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:Because of Aragorn's ''warrior''-persona in this video game, Andúril merely serves as a melee weapon upgrade after Rivendell. <ref name="Veugen">[[Connie Veugen]], "'A Man, lean, dark, tall': Aragorn Seen Through Different Media", published in ''[[Reconsidering Tolkien]]'' (edited by [[Thomas M. Honegger]] ([http://dare.ubvu.vu.nl/bitstream/1871/10975/1/Aragorn_Final.pdf read in PDF]))</ref>  Aragorn does not use the broken sword at any point prior. Notably, the sword's blade is constantly illuminated; it glows red during the day, and blue at night. In the game's credits, artist Jason Rosenstock is explicitly mentioned as the designer of Andúril.<ref>[[Vivendi]], ''[[The Lord of the Rings: The Fellowship of the Ring (video game)|The Lord of the Rings: The Fellowship of the Ring]]'', User Manual, page 22, "Aragorn Sword Design"</ref>
  
 
'''2002: ''[[The Lord of the Rings: The Two Towers]]'':'''
 
'''2002: ''[[The Lord of the Rings: The Two Towers]]'':'''

Latest revision as of 14:31, 22 June 2014

The name Andúril refers to more than one character, item or concept. For a list of other meanings, see Andúril (disambiguation).
Noble Collection - Andúril.jpg
Andúril
Other namesFlame of the West
Derivation of Nameandúnë = "west" and ril = "brilliance"
Owned byAragorn
MakerOriginally Telchar, reforged by unknown smith in Rivendell
"Renewed shall be blade that was broken,
The crownless again shall be king.
"
The Riddle of Strider[1]

Andúril was the name for the sword Narsil after its reforging in Third Age 3018 for Aragorn, the heir of Isildur.

Contents

[edit] History

Narsil was a symbol of the kingship of Arnor and Gondor, but was broken at the end of the Last Alliance of Elves and Men at the end of the Second Age. Its fragments remained a heirloom for the Kings of Arnor, and the Chieftains of the Dúnedain.

Boromir, son of the Steward of Gondor, travelled to Rivendell for the Council of Elrond because of the prophetic dream of his brother Faramir. The dream told him to "seek for the Sword that was broken".[2]

Darrell Sweet - The Reforging of the Sword

Finally, after three thousand years, when Aragorn set out for the War of the Ring, Narsil was reforged, and Aragorn renamed it "Andúril".

Aragorn carried the sword during his journey south as part of the Fellowship of the Ring, and fought with it, the Sword That Was Broken or the Sword Reforged. When entering Meduseld he initially refused to surrender it to Doorward Háma and entered a long argument with him, until convinced so by Gandalf.[3]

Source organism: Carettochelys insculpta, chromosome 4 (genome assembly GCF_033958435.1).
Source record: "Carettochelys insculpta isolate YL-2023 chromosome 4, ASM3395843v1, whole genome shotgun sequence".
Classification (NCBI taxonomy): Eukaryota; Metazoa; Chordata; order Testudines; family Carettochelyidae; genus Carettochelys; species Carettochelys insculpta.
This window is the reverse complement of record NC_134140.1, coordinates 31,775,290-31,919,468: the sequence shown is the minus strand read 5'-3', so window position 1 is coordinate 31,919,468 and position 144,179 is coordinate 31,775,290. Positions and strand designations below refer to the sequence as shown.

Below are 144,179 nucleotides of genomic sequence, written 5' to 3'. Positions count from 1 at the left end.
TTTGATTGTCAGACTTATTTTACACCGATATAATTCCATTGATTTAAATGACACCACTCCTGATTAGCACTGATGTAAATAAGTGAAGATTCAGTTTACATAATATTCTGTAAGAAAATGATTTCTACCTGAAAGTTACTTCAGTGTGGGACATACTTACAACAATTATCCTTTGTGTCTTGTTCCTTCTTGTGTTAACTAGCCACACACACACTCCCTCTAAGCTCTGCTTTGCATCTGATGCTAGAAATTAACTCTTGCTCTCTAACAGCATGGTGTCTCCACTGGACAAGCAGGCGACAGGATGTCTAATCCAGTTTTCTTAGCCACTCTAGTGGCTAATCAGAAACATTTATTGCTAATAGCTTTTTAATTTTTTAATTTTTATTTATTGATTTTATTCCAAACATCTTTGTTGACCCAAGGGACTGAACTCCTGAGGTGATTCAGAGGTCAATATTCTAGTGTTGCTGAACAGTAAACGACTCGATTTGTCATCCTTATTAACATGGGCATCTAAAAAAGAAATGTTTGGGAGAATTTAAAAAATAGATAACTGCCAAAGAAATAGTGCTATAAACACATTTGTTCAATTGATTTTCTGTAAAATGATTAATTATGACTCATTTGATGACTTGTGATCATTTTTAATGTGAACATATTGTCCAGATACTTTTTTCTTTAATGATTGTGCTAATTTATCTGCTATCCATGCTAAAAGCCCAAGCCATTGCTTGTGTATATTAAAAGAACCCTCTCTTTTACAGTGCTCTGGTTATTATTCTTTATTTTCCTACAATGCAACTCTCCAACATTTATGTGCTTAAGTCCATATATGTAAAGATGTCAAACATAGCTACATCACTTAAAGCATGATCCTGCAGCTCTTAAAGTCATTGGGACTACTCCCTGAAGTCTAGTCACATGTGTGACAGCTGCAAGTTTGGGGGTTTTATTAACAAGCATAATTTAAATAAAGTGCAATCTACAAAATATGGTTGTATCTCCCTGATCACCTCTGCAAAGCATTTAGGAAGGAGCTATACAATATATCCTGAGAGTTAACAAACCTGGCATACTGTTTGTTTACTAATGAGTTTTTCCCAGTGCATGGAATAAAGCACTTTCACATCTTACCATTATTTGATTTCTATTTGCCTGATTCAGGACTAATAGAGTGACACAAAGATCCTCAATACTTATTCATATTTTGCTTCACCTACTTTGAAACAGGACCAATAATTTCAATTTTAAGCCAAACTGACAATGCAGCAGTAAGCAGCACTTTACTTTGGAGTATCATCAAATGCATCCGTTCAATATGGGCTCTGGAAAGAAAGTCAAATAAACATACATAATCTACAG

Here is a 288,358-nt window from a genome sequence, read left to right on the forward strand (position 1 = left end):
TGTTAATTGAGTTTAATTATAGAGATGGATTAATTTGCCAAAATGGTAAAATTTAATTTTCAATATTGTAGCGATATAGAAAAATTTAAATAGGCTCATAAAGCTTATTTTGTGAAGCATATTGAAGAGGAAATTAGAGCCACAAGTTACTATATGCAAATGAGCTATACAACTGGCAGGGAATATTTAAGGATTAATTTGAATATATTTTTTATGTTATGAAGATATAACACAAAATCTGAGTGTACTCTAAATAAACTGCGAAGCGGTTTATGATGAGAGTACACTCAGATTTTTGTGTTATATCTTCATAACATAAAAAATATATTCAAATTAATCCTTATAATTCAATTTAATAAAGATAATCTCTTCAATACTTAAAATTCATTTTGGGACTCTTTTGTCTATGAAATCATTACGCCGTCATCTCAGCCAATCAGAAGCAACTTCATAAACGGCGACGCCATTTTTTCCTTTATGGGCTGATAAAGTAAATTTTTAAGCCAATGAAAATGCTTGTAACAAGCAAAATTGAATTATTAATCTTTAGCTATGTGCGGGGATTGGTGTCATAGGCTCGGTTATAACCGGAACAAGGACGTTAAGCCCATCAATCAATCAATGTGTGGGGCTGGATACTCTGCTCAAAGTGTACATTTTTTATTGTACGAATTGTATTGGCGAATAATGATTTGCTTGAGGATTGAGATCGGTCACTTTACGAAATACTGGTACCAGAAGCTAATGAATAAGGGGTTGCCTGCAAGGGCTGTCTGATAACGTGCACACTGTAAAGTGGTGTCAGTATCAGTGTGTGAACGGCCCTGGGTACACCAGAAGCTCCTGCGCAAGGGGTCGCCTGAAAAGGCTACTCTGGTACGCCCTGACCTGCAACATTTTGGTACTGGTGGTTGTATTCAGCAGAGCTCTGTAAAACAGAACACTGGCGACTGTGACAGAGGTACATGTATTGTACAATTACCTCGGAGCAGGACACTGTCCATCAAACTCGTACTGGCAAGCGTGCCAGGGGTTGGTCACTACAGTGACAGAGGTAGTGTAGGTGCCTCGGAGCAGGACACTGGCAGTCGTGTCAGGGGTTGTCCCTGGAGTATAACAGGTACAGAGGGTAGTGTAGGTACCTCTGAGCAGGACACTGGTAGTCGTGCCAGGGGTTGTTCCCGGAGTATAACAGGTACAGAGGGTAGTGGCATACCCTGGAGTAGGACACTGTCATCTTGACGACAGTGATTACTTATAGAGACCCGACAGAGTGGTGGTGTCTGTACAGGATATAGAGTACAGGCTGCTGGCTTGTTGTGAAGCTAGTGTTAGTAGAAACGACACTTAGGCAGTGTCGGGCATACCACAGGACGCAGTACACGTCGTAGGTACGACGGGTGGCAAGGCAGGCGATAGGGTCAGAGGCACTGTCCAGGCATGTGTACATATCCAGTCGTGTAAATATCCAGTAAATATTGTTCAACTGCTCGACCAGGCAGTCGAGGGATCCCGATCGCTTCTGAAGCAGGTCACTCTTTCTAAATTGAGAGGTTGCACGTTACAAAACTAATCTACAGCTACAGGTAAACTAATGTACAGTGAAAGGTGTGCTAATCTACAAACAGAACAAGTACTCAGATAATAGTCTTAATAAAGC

Aragorn often used the sword to help establish his credentials as the heir to the throne of Gondor. This was especially true when he convinced the Dead Men of Dunharrow to fulfill their oath to support Gondor in its time of need.

[edit] Etymology

Andúril means "Flame of the West" in Quenya,[4] composed of andúnë, "west" and ril, "brilliance"). "West" here refers to Númenor.

[edit] Inspiration

Broken swords that are reforged are also seen in the Volsungasaga and the Nibelungenlied.[5]

[edit] Portrayal in Adaptations

1978: The Lord of the Rings (1978 film):

Narsil is reforgerd after Rivendell, though this reforging is not shown. Neither Narsil nor Andúril are named.

1981: The Lord of the Rings (1981 radio series):

Narsil is reforgerd after Rivendell, and Aragorn carries Andúril thereafter.

2001: The Lord of the Rings: The Fellowship of the Ring (video game):

Because of Aragorn's warrior-persona in this video game, Andúril merely serves as a melee weapon upgrade after Rivendell. [6] Aragorn does not use the broken sword at any point prior. Notably, the sword's blade is constantly illuminated; it glows red during the day, and blue at night. In the game's credits, artist Jason Rosenstock is explicitly mentioned as the designer of Andúril.[7]

2002: The Lord of the Rings: The Two Towers:

In The Two Towers, when asked by Háma to disarm outside Meduseld, Aragorn is very reluctant, saying that normally he would give up his weapon, "if I bore now any sword but Andúril".[8] This scene and dialogue is omitted from the film on the grace that the sword Aragorn surrenders there was not Andúril.

2003: The Lord of the Rings: The Return of the King:

Andúril is not forged from the shards of Narsil until late in the third film. Elrond had the sword reforged only after Arwen's pleading. He then took the sword to Aragorn in the camp of the Rohirrim at Dunharrow. Aragorn's acceptance of the sword, along with his decision at that time to take the Paths of the Dead, showed his willingness to accept his destiny of becoming king.
In the extended edition, the Mouth of Sauron refers to the blade as Elvish; this could either be a reference to its reforging or a mistake on behalf of the writers.[9]

2007: The Lord of the Rings Online:

The reforging of Narsil is experienced by the player in the quest arc called "The Blade that was Broken". The player sets out to find the last of the Silithair, shining adamants crafted by Elves of the house of Fëanor in days of old, in order for the Elf-smiths of Imladris to reforge the sword into Andúril.[10]

[edit] References

  1. J.R.R. Tolkien, The Lord of the Rings, The Fellowship of the Ring, "Strider"
  2. J.R.R. Tolkien, The Lord of the Rings, The Fellowship of the Ring, "The Council of Elrond"
  3. J.R.R. Tolkien, The Lord of the Rings, The Two Towers, "The King of the Golden Hall"
  4. J.R.R. Tolkien, "Words, Phrases and Passages in Various Tongues in The Lord of the Rings", in Parma Eldalamberon XVII (edited by Christopher Gilson), p. 34 (form: Andūril)
  5. "Tolkien Society Anglo-Saxon Study Pack 2" dated 31 August 2006, The Tolkien Society (accessed 31 August 2014)
  6. Connie Veugen, "'A Man, lean, dark, tall': Aragorn Seen Through Different Media", published in Reconsidering Tolkien (edited by Thomas M. Honegger (read in PDF))
  7. Vivendi, The Lord of the Rings: The Fellowship of the Ring, User Manual, page 22, "Aragorn Sword Design"
  8. J.R.R. Tolkien, The Lord of the Rings, The Two Towers, "The King of the Golden Hall"
  9. J.R.R. Tolkien, Peter Jackson, Fran Walsh, Philippa Boyens (adaptors), The Lord of the Rings: The Return of the King (extended edition), "The Mouth of Sauron"
  10. Quest Arc: The Blade That Was Broken, Lorebook, lotro.com


Weapons of Middle-earth
Aeglos · Andúril · Anglachel · Anguirel · Angrist · Aranrúth · Belthronding · Black Arrow · Bow of Bregor · Daggers of Westernesse · Dagmor · Dailir · Dramborleg · Durin's Axe · Glamdring · Grond · Gúthwinë · Gurthang · Herugrim · Morgul blades · Narsil · Orcrist · Red Arrow · Ringil · Sting